Decorations can also be a big deal, and the inverse of doing things like putting out all fires. Lots of winter holidays focus on the idea of light, whereas in the summertime that’s mostly confined to spectacles like fireworks. We make wreaths and garlands of evergreens or flowers, depending on the season, or drape buildings and vehicles in bunting. For Diwali, it’s common to decorate the floor with rangolis, designs executed in materials like colored sand or flower petals. National holidays usually feature the flag quite prominently. And we decorate ourselves, too! This may consist only of putting on your “holiday best,” especially if you don’t have a lot of money to spare, but wearing particular colors or special articles of clothing is another way to mark the occasion.
Some holidays also involve special performances. Christmas is notorious for bringing with it an air-saturating quantity of holiday music, but in other cultures there might be occasion-specific songs for the New Year or another holiday. Depending on how your society feels about theatre, there might be plays re-enacting the story behind the holiday — good for teaching children these tales — or perhaps ritual performances by the whole community. May Day has its distinctive maypole dance (sometimes also seen at Midsummer). Even games can be part of the celebration.
Other things fall under the header of “superstition” (not meant in a pejorative sense) or just plain old “tradition.” In the Japanese Setsubun holiday, you’re supposed to throw roasted soybeans at a shrine or temple, out your front door, or at a family member in a demon mask, shouting “Demons out! Fortune in!” to drive away bad luck; during Obon, the holiday honoring ancestors, you go to the cemetery to clean up family graves. Such things are often highly specific to the event in question: you don’t see costumed people going door-to-door in search of candy on Easter, nor hunting for dyed eggs on Halloween. And while Christmas is an occasion for gift-giving, the Fourth of July, not so much.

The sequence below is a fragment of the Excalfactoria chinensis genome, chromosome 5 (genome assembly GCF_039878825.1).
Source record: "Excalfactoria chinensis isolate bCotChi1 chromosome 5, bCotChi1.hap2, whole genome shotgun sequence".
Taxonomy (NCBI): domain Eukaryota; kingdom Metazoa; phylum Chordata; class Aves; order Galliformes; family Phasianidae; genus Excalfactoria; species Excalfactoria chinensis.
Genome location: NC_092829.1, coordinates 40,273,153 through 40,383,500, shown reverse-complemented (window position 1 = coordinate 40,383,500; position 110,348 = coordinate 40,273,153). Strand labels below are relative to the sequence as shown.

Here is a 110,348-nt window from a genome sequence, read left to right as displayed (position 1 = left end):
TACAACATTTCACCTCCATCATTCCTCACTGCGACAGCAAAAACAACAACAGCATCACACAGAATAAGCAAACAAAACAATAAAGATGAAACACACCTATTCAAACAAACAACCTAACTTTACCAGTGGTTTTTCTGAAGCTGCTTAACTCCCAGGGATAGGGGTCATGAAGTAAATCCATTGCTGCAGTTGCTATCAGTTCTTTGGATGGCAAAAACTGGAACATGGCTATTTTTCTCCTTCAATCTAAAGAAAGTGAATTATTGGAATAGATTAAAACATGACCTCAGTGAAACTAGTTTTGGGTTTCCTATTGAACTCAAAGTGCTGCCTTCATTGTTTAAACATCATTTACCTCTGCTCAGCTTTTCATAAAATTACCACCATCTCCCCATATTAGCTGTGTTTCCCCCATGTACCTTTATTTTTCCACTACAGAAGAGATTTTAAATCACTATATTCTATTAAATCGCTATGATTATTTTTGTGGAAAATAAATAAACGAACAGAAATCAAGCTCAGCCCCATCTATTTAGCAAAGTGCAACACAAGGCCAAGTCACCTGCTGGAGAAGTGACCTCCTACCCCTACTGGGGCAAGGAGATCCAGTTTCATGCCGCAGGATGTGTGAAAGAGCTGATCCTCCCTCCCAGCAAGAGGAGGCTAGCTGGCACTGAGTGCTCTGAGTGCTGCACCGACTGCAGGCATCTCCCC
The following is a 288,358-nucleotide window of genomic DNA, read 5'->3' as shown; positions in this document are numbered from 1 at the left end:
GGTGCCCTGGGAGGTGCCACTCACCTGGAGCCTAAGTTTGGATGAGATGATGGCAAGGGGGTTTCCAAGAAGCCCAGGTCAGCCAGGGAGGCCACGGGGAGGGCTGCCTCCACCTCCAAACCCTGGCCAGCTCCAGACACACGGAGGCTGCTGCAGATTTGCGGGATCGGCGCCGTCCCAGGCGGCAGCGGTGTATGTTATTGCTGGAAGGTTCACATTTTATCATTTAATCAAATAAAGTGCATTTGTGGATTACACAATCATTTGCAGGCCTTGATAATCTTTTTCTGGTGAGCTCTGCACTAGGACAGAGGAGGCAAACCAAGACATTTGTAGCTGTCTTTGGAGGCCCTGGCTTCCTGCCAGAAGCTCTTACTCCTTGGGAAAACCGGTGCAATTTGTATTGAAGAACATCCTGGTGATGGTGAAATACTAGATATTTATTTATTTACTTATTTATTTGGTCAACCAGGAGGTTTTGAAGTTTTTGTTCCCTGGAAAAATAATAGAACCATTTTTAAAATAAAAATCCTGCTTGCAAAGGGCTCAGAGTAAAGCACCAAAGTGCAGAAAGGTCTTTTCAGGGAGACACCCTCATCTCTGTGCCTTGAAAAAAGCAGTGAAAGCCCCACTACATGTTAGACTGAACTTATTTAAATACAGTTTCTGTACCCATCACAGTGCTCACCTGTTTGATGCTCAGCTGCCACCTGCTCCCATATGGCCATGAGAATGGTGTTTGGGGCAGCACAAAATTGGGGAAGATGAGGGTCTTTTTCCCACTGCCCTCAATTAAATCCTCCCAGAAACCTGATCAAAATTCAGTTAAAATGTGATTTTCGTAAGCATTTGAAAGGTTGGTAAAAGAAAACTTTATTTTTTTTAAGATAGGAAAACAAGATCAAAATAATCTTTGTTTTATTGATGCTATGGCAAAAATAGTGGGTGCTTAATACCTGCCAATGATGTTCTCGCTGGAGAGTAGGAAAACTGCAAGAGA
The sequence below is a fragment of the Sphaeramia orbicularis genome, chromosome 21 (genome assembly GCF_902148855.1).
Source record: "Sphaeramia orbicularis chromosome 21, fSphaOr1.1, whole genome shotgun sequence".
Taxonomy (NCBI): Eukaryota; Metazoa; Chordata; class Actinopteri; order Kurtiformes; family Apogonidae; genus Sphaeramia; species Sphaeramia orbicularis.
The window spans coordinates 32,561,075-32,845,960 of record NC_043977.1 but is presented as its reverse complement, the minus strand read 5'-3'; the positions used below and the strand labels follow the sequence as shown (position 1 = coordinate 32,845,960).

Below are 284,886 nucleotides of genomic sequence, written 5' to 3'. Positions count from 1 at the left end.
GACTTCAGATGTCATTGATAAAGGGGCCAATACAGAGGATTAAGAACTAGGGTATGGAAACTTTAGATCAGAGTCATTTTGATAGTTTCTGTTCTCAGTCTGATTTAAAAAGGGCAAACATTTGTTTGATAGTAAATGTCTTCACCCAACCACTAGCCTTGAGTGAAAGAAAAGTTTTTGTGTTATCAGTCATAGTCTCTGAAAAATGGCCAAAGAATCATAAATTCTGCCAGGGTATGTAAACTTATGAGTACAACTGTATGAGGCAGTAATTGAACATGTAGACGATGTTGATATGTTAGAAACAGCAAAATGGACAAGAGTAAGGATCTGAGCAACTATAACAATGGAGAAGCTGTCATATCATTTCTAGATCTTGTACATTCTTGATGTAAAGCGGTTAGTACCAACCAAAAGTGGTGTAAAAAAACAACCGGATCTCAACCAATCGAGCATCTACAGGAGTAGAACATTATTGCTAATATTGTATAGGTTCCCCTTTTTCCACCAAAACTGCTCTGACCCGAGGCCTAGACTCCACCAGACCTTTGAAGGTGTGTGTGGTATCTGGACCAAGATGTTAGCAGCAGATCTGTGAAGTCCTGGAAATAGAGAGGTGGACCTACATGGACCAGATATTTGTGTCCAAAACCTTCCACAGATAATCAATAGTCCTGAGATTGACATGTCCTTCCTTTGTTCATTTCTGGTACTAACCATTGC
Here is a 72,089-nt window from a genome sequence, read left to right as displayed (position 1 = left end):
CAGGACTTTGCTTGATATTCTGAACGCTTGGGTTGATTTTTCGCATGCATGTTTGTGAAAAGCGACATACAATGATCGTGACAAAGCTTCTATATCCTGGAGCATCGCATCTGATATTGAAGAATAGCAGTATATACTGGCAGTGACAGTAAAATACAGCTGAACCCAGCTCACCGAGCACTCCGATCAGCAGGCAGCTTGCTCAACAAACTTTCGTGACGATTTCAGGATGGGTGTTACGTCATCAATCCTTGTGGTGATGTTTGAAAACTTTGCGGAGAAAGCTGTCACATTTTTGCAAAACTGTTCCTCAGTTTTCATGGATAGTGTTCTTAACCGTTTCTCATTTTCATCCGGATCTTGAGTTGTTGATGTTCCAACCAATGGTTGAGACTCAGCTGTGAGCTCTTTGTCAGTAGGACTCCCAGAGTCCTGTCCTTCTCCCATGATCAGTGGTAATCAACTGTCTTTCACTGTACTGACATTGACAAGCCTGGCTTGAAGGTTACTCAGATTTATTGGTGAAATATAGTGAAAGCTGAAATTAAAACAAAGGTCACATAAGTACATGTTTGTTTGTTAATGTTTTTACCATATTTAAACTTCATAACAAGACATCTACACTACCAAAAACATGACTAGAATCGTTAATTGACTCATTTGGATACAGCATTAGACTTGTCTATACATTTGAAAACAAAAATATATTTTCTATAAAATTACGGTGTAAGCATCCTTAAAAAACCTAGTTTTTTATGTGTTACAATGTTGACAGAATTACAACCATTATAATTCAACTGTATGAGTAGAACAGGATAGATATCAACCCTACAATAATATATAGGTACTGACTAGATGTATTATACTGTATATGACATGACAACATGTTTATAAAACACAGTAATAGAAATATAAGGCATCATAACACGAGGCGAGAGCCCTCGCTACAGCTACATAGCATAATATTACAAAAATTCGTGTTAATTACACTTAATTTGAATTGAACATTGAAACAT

Finally, sometimes getting away from normal life is a very literal and physical process. Though the COVID-19 pandemic has curtailed this for 2020, a lot of holidays are used as an occasion for family gatherings, and in our mobile modern society, that may mean traveling to another town, region, or even country. Some events, like the Muslim Hajj, draw people to a specific location, while others just scatter them to vacation spots like the beach or some ski-worthy mountains. And I’ll note that while we think of “days off work” as a modern invention, that’s far from true: festival days in medieval Europe frequently added up to more days off per year than a twenty-first employee can expect. (Though then as now, there are tasks of daily life that can’t be tossed aside, even if it’s supposed to be a day of contemplation or pleasure.)
In the end, it all comes down to that notion of doing something out of the ordinary — something that makes that day different from all other days, to borrow a phrasing from the Passover Seder. And we need those breaks from the routine, whether they’re a party or a fast, to shake up the tedium of our daily lives.